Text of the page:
Is there such a thing as a “sports gene”? What are some examples of genes that contribute to athletic ability?
There’s no single gene that can account for an athlete’s success. According to David Epstein, the author of The Sports Gene, at our current level of understanding, investigating the effects of a single gene can tell us more about why someone is not an elite athlete than about why they are. While there’s no single sports gene, science has unraveled several genes that contribute to athletic ability.
Let’s look at a few examples.
Specific Genes and Their Impact on the Field
It will be a long time before science unravels the genetic basis of even seemingly basic traits. For example, Epstein explains that it took a study of nearly 4,000 people and nearly 300,000 gene variants to determine just 45% of the genetic basis for height! However, for some genes, scientists have developed a decent idea of their role and effect on our physiology. Here are some examples of the “sports genes” that have been discovered so far:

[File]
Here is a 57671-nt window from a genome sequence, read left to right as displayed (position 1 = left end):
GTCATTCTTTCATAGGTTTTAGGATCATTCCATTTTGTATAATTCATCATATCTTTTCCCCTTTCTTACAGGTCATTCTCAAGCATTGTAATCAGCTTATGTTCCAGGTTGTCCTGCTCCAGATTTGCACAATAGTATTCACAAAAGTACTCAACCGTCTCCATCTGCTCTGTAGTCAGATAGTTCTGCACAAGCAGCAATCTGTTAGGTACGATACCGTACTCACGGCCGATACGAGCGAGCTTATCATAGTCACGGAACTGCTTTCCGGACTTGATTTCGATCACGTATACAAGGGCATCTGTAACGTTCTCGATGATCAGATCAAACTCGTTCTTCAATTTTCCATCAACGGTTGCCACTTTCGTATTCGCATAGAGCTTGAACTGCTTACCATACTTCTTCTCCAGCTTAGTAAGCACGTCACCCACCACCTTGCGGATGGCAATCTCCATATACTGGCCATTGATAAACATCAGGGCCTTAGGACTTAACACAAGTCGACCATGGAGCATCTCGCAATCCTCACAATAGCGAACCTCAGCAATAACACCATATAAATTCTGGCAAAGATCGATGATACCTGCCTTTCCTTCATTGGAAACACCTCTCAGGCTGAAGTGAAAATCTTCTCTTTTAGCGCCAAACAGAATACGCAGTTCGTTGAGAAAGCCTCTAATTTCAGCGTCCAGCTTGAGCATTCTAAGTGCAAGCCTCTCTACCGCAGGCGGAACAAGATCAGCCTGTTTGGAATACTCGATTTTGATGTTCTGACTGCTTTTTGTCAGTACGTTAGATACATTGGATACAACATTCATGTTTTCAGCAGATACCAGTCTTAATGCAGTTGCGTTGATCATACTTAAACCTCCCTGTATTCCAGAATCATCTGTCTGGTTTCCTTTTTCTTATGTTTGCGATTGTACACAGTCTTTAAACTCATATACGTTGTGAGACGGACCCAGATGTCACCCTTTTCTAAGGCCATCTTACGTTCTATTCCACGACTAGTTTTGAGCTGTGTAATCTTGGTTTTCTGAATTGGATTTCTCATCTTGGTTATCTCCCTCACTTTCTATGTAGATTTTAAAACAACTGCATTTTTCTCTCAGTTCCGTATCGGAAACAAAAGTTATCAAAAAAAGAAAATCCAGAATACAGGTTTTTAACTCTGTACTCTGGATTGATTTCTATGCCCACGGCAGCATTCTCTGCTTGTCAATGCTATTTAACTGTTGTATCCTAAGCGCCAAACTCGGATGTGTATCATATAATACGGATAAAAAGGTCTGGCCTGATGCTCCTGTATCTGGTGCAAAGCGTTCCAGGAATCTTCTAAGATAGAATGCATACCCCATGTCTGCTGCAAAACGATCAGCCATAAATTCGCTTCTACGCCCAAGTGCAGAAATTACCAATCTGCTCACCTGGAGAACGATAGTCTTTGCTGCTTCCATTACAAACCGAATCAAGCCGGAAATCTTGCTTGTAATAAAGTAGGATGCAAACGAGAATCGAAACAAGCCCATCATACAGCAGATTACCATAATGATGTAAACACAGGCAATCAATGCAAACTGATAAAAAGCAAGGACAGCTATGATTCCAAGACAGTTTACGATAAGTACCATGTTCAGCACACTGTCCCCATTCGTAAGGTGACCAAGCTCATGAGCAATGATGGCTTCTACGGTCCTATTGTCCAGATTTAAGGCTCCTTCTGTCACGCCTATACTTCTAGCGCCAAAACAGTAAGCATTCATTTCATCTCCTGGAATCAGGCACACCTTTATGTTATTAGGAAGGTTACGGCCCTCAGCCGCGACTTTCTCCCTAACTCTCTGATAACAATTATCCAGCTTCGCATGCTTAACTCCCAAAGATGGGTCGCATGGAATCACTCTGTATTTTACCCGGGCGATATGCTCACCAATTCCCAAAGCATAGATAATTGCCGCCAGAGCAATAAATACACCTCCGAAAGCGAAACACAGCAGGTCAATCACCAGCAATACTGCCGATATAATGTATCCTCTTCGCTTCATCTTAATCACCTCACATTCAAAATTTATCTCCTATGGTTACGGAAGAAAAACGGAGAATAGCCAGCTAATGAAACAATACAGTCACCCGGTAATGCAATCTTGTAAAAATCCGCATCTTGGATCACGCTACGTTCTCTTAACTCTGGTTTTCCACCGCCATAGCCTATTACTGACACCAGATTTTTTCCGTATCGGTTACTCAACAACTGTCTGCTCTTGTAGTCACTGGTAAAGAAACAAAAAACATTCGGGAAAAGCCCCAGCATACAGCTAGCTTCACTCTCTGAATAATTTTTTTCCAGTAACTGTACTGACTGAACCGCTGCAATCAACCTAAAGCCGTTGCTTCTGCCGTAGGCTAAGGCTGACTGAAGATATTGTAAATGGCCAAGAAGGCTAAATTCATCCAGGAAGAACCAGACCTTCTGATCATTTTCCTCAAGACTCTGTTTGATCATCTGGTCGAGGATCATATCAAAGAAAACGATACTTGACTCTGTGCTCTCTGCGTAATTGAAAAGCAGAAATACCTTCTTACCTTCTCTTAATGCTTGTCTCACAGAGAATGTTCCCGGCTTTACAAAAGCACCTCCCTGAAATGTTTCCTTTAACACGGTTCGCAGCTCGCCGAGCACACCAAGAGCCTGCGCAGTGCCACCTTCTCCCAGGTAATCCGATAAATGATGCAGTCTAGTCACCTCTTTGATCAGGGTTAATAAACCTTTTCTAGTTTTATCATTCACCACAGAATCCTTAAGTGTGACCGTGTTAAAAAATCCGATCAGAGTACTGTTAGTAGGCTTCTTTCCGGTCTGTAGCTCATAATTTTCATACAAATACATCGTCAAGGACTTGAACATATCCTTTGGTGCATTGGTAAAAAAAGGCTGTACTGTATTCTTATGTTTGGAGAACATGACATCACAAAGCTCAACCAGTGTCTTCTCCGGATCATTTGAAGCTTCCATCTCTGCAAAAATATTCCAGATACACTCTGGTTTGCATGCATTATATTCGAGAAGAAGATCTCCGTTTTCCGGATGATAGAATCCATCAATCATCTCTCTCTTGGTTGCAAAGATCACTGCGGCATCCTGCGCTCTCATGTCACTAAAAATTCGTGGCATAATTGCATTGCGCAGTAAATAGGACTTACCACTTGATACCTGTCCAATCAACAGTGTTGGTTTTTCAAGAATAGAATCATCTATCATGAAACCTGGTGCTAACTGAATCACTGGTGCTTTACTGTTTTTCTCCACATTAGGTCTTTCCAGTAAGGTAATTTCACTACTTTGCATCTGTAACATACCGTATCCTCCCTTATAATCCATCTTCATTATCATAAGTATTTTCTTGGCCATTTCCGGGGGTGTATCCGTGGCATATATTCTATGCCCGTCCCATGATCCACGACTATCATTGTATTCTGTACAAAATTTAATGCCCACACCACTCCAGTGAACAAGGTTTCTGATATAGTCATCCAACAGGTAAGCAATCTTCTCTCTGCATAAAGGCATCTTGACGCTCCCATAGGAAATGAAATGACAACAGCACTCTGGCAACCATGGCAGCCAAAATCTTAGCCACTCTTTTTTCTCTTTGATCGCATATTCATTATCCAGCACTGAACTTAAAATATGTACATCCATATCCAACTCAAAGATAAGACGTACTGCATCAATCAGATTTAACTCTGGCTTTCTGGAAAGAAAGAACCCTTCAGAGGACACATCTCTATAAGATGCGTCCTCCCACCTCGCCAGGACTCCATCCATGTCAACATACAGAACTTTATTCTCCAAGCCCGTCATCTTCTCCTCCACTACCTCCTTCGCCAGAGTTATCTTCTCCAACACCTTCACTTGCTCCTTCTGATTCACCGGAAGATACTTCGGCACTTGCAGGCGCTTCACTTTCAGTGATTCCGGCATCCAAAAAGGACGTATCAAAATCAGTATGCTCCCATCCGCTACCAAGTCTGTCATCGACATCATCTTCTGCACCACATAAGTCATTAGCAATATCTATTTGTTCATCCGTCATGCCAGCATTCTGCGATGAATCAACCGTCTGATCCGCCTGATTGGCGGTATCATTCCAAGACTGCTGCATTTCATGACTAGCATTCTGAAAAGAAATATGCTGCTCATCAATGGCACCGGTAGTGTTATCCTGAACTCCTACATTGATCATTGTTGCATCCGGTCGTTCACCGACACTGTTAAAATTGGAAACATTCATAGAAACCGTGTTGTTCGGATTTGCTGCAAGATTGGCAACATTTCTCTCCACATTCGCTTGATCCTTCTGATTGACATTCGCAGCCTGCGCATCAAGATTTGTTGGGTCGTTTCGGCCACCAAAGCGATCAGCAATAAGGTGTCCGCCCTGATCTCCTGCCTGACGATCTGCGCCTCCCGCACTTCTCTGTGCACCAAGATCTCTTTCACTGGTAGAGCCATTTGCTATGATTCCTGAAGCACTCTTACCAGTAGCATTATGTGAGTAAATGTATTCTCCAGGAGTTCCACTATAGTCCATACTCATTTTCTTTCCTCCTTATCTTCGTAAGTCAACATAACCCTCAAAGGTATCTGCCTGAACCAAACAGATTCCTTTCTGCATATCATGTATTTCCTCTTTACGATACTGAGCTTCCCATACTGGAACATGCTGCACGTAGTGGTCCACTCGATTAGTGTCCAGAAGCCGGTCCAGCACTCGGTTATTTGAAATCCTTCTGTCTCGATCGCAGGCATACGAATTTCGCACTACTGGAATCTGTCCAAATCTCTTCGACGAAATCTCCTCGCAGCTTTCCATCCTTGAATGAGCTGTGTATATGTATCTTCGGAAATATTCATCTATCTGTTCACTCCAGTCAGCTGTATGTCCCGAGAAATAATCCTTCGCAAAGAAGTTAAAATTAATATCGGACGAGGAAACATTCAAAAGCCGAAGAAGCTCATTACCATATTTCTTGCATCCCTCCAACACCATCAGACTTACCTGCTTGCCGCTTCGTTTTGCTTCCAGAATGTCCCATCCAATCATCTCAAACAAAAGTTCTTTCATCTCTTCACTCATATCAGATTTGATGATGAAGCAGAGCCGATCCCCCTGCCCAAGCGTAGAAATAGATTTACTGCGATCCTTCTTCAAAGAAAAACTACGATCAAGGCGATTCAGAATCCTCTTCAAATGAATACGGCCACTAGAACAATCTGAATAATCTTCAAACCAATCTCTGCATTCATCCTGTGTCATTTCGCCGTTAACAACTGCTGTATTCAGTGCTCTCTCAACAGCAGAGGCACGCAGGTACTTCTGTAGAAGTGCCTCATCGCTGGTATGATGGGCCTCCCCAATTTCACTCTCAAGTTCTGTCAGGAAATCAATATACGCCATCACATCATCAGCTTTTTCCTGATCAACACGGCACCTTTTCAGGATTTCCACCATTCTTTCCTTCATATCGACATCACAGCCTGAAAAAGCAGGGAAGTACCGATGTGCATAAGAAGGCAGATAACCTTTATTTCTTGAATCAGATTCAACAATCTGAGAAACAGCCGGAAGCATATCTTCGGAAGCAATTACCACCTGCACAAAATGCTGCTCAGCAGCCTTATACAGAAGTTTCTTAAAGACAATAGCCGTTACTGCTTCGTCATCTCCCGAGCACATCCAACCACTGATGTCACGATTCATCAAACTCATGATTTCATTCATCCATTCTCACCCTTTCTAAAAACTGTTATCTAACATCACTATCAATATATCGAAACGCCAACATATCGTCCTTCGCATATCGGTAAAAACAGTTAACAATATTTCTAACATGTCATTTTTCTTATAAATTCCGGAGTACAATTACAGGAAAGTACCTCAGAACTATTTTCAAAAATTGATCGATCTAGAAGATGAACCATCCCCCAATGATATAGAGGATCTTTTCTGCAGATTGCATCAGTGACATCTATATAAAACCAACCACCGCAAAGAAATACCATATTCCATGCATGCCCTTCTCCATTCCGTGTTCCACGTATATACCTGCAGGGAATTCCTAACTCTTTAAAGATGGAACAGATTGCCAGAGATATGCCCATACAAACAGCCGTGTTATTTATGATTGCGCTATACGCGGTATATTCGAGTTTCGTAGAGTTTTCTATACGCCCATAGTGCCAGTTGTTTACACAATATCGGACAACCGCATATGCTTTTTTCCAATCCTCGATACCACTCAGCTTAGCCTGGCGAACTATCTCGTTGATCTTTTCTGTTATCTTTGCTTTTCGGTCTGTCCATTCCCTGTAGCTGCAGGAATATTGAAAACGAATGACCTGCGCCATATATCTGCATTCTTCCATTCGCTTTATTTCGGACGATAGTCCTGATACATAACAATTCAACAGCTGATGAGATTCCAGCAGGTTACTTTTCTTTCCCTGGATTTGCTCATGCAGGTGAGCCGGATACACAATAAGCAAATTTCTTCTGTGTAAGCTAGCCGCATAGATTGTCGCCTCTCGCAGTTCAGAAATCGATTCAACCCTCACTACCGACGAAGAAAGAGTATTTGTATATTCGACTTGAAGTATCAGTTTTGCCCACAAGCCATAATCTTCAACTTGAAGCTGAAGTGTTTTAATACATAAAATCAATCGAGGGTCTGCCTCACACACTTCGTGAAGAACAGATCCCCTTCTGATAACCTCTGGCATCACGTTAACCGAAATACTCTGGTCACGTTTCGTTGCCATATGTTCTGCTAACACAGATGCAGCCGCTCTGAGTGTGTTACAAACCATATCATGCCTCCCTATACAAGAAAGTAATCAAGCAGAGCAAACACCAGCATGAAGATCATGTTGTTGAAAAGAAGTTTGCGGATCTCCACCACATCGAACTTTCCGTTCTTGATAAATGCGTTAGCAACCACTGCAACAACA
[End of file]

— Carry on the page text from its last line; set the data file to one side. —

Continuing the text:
Our ratio of fast- to slow-twitch muscle fibers can determine our success in certain sports. Alpha-actinin-3 is a protein found in fast-twitch muscle fibers. The code for making this protein is found in the ACTN3 gene. The “R variant” of the gene results in normal production of the protein, but the “X” variant prevents the protein from being synthesized. While scientists do not know how this happens, there is a strong correlation between the R genotype and sprinting speed. Tests on athletes from around the world have revealed that the XX genotype is almost nowhere to be found in elite sprinters.
- Researchers following the ACTN3 gene found that almost all African people (and people with recent African heritage) have at least one “R” copy of the gene. In contrast, populations from other parts of the world have varying frequencies of X alleles (for example, 25% of people of East Asian ancestry had two X copies). One possible explanation is that having less muscle mass is more efficient for metabolism in cold climates. Another is that the shift from hunting and gathering to agriculture meant that people were less dependent on bursts of speed and worked less intensely for a longer period of time, which would favor slow-twitch muscle fibers.